*This is a poem I wrote about this same incidence once the dust settled:

The Plight of the Concord


We pressed forward, the boulders shook

Our van violently, up, down, left to right

As they sat stably supported by the earth, not moving an inch

Providing more anxiety than a Senior riding the bench

The pot holes, ravines, and rocks got larger

But we could not stall, car in neutral, gravity pushed us farther

Each corner our drug, we phened on the hope

Like a drug addict in need of coke

The road continued on like an uncut rope

Finally the pavement began, but the uphill started

Unexpected and grotesque, like a dog had farted

In our faces the, tension was present

Hazard lights signaling, radiator fluid trailing

Like cars behind a hearse, death was happening.

-peoples names have been changed for privacy purposes

Wednesday, May 12, 2010

Journal Entry [5.11.2010]

I could hardly sleep, anticipating my journey North. I tend to hesitate claiming to be a true 'Michigander', having hardly explored my own state. Traverse City was always a city that sounded appealing. The thoughts raced through my mind as I searched for sleep. A 30min snooze wasn't enough to make up for my lost sleep, but when I couldn't find my wallet I felt as though it was all a dream. After my expired debit card failed at the ATM, I was lucky to remember the archaic form of money, checks, were stored in my study desk. Tip Saved!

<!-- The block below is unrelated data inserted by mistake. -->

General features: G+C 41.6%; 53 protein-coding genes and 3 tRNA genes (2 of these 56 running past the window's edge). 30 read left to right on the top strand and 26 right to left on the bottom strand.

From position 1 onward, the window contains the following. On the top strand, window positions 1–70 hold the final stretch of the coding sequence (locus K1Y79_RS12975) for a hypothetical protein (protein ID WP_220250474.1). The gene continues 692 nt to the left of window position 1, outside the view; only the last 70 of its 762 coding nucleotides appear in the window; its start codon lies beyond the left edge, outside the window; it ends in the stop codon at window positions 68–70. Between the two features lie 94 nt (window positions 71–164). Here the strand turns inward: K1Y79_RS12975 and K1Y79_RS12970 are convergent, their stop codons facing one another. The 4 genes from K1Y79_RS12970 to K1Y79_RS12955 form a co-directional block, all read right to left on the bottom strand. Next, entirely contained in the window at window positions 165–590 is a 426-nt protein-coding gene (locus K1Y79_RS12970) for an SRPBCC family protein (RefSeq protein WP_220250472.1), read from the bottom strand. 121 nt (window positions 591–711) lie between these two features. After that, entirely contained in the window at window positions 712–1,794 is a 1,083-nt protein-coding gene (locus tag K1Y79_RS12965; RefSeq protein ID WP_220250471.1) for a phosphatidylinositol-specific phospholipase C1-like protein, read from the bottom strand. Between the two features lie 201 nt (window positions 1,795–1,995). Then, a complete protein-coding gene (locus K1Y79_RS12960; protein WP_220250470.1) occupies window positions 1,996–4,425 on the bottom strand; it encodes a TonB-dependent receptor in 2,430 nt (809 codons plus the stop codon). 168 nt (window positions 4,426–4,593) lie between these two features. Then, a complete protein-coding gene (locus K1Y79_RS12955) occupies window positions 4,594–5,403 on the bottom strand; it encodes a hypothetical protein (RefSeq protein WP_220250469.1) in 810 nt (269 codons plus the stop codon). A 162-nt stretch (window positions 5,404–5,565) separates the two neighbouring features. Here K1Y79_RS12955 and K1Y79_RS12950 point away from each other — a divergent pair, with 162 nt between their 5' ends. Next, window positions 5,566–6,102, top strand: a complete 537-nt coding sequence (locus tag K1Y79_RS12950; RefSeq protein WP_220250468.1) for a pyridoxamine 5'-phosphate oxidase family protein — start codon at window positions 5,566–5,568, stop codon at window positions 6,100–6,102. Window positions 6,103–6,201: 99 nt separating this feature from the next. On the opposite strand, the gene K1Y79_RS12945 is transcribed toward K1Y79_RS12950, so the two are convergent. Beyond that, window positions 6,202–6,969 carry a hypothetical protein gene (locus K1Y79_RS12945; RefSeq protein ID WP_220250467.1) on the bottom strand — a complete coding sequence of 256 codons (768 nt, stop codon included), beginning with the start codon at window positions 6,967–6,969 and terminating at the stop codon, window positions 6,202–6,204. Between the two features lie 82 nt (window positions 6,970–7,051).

I spent the morning driving North where spring has yet to take full effect. The forests thickened as I navigated to Traverse City. I was fortunate enough to catch up with Morgan Truelove in a small window before he embarked on his own journey westward (Colorado river guiding). We played disc golf, gathered supplies for his trip, chicken potpies with his parents, and set the slackline on the beach of Lake Michigan on the Leelanau peninsula.

I awoke to Morgan tapping on my van windows, a blank map in my mind. While Morgan packed his final necessities I searched the map deciding my direction. The predicted rain posed no threats or limitations in my mind. Saying farewell to Traverse City, I headed North on the 'stickered' famous M-22. Leelanau State Park was my destination. When I arrived I contemplated paying the entrance fee at the self-service welcome center. Once the park employee arrived I knew I had no choice, it wouldn't fit my budget. I decided the drive was good enough; on to Sleeping Bear Dunes National Lakeshore! Heading South I anxiously awaited the first signs indicating my arrival, but they seemed misplaced, there was no park infrastructure so I continued to drive. As I weaved along the fresh water coast a side road caught my attention. I was looking for a nice lunch spot and came upon the Lane Rd. dead end, landed the Concord (van) and surveyed the scene. The dead end sat on the top of a forested dune, the beach below. I grabbed my Crazy Creek chair and my Subway and headed to the beach for lunch. Once I arrived at the water edge I forced myself to eat, hardly able to sit still, with motherly words running through my head, "You have to finish your lunch so you will have the energy to play." While swallowing my final bite I packed my gear and stowed it on the beach; time to explore!